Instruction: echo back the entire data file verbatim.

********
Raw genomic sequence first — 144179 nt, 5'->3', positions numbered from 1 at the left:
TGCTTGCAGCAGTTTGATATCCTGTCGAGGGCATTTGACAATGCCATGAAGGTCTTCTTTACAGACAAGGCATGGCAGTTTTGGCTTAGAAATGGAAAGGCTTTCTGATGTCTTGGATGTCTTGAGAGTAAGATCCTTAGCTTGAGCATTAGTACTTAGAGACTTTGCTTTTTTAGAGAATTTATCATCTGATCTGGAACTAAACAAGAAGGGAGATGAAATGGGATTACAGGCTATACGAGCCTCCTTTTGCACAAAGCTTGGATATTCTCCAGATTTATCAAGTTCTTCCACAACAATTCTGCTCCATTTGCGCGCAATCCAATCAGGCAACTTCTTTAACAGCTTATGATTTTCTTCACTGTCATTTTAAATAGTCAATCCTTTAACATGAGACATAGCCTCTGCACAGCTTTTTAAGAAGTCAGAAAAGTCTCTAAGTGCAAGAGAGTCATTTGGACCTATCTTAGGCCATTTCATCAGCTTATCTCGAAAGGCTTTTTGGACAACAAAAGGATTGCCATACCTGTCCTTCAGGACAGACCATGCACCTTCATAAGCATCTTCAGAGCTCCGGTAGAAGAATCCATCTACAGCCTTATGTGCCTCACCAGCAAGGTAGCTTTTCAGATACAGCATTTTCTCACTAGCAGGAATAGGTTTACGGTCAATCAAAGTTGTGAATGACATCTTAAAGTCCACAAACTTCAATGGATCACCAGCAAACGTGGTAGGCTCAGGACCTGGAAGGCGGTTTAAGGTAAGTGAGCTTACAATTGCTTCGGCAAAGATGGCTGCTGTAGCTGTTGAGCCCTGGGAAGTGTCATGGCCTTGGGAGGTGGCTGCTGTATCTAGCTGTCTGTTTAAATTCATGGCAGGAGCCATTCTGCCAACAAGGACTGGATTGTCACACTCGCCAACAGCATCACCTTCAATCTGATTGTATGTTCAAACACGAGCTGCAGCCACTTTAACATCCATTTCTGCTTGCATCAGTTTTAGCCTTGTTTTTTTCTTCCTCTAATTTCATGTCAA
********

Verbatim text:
Raw genomic sequence first — 144179 nt, 5'->3', positions numbered from 1 at the left:
TGCTTGCAGCAGTTTGATATCCTGTCGAGGGCATTTGACAATGCCATGAAGGTCTTCTTTACAGACAAGGCATGGCAGTTTTGGCTTAGAAATGGAAAGGCTTTCTGATGTCTTGGATGTCTTGAGAGTAAGATCCTTAGCTTGAGCATTAGTACTTAGAGACTTTGCTTTTTTAGAGAATTTATCATCTGATCTGGAACTAAACAAGAAGGGAGATGAAATGGGATTACAGGCTATACGAGCCTCCTTTTGCACAAAGCTTGGATATTCTCCAGATTTATCAAGTTCTTCCACAACAATTCTGCTCCATTTGCGCGCAATCCAATCAGGCAACTTCTTTAACAGCTTATGATTTTCTTCACTGTCATTTTAAATAGTCAATCCTTTAACATGAGACATAGCCTCTGCACAGCTTTTTAAGAAGTCAGAAAAGTCTCTAAGTGCAAGAGAGTCATTTGGACCTATCTTAGGCCATTTCATCAGCTTATCTCGAAAGGCTTTTTGGACAACAAAAGGATTGCCATACCTGTCCTTCAGGACAGACCATGCACCTTCATAAGCATCTTCAGAGCTCCGGTAGAAGAATCCATCTACAGCCTTATGTGCCTCACCAGCAAGGTAGCTTTTCAGATACAGCATTTTCTCACTAGCAGGAATAGGTTTACGGTCAATCAAAGTTGTGAATGACATCTTAAAGTCCACAAACTTCAATGGATCACCAGCAAACGTGGTAGGCTCAGGACCTGGAAGGCGGTTTAAGGTAAGTGAGCTTACAATTGCTTCGGCAAAGATGGCTGCTGTAGCTGTTGAGCCCTGGGAAGTGTCATGGCCTTGGGAGGTGGCTGCTGTATCTAGCTGTCTGTTTAAATTCATGGCAGGAGCCATTCTGCCAACAAGGACTGGATTGTCACACTCGCCAACAGCATCACCTTCAATCTGATTGTATGTTCAAACACGAGCTGCAGCCACTTTAACATCCATTTCTGCTTGCATCAGTTTTAGCCTTGTTTTTTTCTTCCTCTAATTTCATGTCAA